Skip to main content

A plague on all these houses



It's a great poem, Lowell's For the Union Dead.
I only recently came across it - at least, that's what I thought - but it's been grunting (I choose the word advisedly) away in my head ever since, especially that fourth verse.

Behind their cage,
yellow dinosaur steam shovels were grunting
as they cropped up tone of mush and grass
to gouge their underworld garage.

It took a little while for me to realise why.
Before (I thought) I'd read it, I wrote a poem about the new housing estates springing up round our little town. I was thinking about the various creatures that had lived on the field that was to be covered with houses - sheep primarily - and then those that were to follow.

The first were, well, a sort of dinosaur.

Here's my second verse:

At first it was the one-armed monsters,
set free within their caged arena
to trundle round, and gently paw
the ground, then pile up mounds of earth
accompanied by Lego men.

I was pleased with my trope, so much so that I continued with it later in the poem.

And then I encountered Lowell's dinosaurs.
I was sure my metaphor was my own original idea. So, what had happened?

Had I heard or read the Union Dead before, and 'forgotten' it?
Or perhaps the idea wasn't very original anyway?

Would it have been better if I hadn't recently met Lowell's poem? Then I'd never have known.
So I've made the discovery, and wonder what's best to do. I really don't want to take out that
verse, as jettisoning my one-armed monsters means the whole poem has to follow suit.

I wonder how many others have had this experience.

Having been involved in an unpleasant plagiarism incident (not committed by me, I say
quickly) maybe I'm extra sensitive to such issues. Be that as it may, I felt uneasy.

Well, all this has got me thinking about these things. I hope that in talking about it, I'm not
pretending or covering up, which is what the plagiarist would do.

Covering up?

That's what happens in the poem...


Field Work

One night the stock-proof hedge just went,
and gate and bank. Instead there sprang
a clean steel fence. What stock requires
such stout protection, or has need
to be enclosed, to hold them fast?

At first it was the one-armed monsters,
set free within their caged arena
to trundle round, and gently paw
the ground, then pile up mounds of earth
accompanied by Lego men.

A half-built road the next arrival
brought to a halt by two tall poles
flimsily strung with ribboned string.
The kerbs continued after the gravel
petered out, while hi-vis men stood

round in groups like sheep, and watched
those clever yellow creatures draw
walls from the ground in that old field,
then scaffolding, so they could climb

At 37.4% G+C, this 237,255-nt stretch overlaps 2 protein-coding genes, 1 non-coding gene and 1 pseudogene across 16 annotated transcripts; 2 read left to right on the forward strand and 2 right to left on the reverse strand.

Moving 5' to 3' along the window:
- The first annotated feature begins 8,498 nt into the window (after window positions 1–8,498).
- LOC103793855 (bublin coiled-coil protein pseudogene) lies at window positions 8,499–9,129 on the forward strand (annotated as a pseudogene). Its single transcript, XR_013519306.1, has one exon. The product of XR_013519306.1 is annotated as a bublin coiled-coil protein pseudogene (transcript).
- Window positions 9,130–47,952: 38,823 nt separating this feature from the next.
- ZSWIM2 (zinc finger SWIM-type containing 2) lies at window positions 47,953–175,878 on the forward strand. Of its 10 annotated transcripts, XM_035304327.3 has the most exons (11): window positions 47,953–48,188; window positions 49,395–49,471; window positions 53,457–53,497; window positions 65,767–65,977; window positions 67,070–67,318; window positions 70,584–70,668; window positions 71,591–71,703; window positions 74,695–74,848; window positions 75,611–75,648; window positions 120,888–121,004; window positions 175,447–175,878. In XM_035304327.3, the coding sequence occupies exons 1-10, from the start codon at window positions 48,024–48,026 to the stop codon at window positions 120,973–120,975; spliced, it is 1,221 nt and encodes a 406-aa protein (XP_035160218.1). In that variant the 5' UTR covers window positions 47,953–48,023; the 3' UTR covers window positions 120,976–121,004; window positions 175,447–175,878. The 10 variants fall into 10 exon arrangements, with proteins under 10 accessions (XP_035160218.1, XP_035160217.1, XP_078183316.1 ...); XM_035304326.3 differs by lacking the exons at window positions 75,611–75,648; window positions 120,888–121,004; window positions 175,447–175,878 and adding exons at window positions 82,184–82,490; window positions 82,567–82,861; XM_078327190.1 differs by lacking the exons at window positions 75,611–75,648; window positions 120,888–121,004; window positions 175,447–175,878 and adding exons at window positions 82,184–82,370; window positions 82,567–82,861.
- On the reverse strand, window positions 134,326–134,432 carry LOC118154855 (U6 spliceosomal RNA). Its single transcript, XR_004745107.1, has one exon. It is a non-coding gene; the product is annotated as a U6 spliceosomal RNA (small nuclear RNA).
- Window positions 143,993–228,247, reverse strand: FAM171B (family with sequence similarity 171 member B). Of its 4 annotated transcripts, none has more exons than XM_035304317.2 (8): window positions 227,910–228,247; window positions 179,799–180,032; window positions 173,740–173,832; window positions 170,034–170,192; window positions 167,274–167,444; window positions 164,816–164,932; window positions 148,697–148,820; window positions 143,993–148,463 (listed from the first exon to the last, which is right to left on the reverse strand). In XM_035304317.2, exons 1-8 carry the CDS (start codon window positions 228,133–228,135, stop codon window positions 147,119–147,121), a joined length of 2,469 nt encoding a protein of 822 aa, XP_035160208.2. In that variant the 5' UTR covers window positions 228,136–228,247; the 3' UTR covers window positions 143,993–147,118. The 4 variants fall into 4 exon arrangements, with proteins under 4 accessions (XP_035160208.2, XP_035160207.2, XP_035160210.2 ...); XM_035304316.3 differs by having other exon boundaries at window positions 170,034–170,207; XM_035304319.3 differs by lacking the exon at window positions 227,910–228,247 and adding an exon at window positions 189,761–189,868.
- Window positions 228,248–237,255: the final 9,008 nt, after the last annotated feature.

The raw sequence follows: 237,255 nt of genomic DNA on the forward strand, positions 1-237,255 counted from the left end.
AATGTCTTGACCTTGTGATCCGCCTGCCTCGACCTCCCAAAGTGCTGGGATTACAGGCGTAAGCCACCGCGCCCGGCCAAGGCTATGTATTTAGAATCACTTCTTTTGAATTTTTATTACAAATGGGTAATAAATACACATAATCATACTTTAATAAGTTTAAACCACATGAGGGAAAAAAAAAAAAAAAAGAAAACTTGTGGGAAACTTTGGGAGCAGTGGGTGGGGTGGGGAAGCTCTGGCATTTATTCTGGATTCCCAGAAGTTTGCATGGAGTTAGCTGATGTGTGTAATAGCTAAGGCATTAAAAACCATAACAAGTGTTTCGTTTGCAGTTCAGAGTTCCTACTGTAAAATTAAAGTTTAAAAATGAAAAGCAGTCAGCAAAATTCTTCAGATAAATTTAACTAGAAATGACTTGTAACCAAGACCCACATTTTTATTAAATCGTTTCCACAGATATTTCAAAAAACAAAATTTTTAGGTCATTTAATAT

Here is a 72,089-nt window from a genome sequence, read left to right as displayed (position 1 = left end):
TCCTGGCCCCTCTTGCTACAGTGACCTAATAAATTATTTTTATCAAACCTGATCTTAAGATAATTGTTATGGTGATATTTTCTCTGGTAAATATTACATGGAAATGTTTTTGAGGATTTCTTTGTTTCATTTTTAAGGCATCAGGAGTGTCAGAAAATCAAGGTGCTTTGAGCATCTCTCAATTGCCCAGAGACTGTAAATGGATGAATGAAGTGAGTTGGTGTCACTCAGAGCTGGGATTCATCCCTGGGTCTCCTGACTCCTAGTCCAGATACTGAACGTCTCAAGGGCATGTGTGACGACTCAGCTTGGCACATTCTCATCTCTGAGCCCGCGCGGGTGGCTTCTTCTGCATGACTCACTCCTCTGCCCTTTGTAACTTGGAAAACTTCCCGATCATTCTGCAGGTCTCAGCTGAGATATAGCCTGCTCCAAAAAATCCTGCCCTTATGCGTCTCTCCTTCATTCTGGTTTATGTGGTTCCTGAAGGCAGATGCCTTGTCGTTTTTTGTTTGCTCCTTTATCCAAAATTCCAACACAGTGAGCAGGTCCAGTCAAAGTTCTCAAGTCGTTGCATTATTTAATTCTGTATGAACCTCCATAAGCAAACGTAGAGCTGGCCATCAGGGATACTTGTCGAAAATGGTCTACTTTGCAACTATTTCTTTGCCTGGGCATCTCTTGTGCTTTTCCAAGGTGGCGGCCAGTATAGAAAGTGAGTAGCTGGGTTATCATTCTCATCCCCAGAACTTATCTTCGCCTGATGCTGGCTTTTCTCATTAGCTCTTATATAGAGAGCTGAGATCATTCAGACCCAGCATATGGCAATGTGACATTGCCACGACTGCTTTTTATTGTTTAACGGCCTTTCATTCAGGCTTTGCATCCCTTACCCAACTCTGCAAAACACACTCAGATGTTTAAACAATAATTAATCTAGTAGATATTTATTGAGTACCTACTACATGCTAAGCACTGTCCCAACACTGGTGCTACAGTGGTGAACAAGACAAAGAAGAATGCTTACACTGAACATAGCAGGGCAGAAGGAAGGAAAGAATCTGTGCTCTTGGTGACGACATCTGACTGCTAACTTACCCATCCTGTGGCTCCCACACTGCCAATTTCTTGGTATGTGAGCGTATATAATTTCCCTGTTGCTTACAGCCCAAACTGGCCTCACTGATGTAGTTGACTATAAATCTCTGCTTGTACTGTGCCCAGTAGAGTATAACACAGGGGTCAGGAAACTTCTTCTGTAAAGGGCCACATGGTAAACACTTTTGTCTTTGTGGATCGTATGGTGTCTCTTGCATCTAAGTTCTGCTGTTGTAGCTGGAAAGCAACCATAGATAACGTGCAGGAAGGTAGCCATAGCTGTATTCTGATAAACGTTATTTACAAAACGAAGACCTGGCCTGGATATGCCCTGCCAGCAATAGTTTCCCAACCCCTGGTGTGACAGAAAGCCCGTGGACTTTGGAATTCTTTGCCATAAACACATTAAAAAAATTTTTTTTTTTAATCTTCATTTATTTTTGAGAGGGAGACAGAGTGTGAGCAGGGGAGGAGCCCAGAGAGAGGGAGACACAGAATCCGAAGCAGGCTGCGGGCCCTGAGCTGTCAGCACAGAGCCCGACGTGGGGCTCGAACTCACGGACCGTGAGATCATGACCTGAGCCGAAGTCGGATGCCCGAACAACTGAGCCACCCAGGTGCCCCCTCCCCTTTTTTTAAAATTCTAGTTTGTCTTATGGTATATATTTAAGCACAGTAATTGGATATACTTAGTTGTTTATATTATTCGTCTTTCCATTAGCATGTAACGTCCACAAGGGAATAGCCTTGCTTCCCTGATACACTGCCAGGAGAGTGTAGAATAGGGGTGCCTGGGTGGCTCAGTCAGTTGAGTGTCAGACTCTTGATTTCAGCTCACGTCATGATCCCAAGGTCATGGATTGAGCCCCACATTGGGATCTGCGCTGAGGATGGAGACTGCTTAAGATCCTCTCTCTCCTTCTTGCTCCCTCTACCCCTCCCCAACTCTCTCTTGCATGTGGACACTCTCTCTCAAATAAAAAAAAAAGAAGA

to see each roof fall into place.

I never saw them plant the lights,
unroll the lawns or pin on porches –
I’m sure the shiny-sinewed ones
saw to that, after the men
removed their helmets, taking home

their noise. The dock-filled field behind
its hedge has gone for good. Instead,
conservatories and garden sheds,
sparkling cars and wheelie-bins and
miles of wooden fences.

Comments

  1. Looking forward for more amazing posts like this one.
    luton Meet And Greet

    ReplyDelete
  2. If you are planning a low hedge for a garden or driveway border, and you are using smaller 14cm or 20cm pots, you should plan at least 5 to the metre. For more information, visit here - hedgesonline.com.

    ReplyDelete
  3. Looking for mold removal, water damage repair, or fire damage restoration services for your home or place of business? You're in the right place! Call Now. For more information please visit the website https://servicemastersrq.com/.

    ReplyDelete
  4. This comment has been removed by the author.

    ReplyDelete

Post a comment

Popular posts from this blog

The Cadence

He embraces the sheep
an ungainly bundle unusually tilted
now leaning back against the man
who bowed over, grasps with his knees
and left hand, to perform. Like a cellist

he knows how to play.
Fingertips splayed to tension the skin
right hand guiding across the bridge
a gleam of blades to separate fleece –
music from silence, wrapped up in wool.

The animal listens
accepting the prospect of resolution ahead,
resigned to his practised hands, grip of the thighs
the charm of the music
and caressing of steel.

He stretches his arm out
to reach high notes in third position.
Lanolined leather feet shift softly beneath.
The sheep tips back more to enable the soar
of melody heard only by them.

He lets fall the burden
accustomedly righting the sheep. He arises
to bow for a moment as if in acknowledgement
then straightens – the fleece being lifted
and folded, like music.

The performer resumes
with no pause for applause. He turns
to the next – there are more
many more waiting. So the music contin…

Viral Information

Viral Information




Virus - a word much heard not just at this time of year ('there's a lot of them about') but one that's spilled quasi-metaphorically into other non-biological areas, you might say succeeding virulently... gone viral?

 But that's what viruses do, and do very well.
Fulfilling only some of the criteria for qualifying for life status, here are strange creatures indeed, not that that's the right word at all - not organism, more construction, set of instructions or even just a programme.  So the use of the word in computer malfunction is hardly metaphorical...
Approaching this extraordinary - but so frequently encountered, so in a way not extraordinary at all -  thing (I find myself reduced to using this rather weak word) that may be represented in (admittedly astronomically colossal) sequences of numbers, with words - all that poetry possesses, however they may be presented - poses problems. 
So I thought I'd turn to a different sort of poetry: …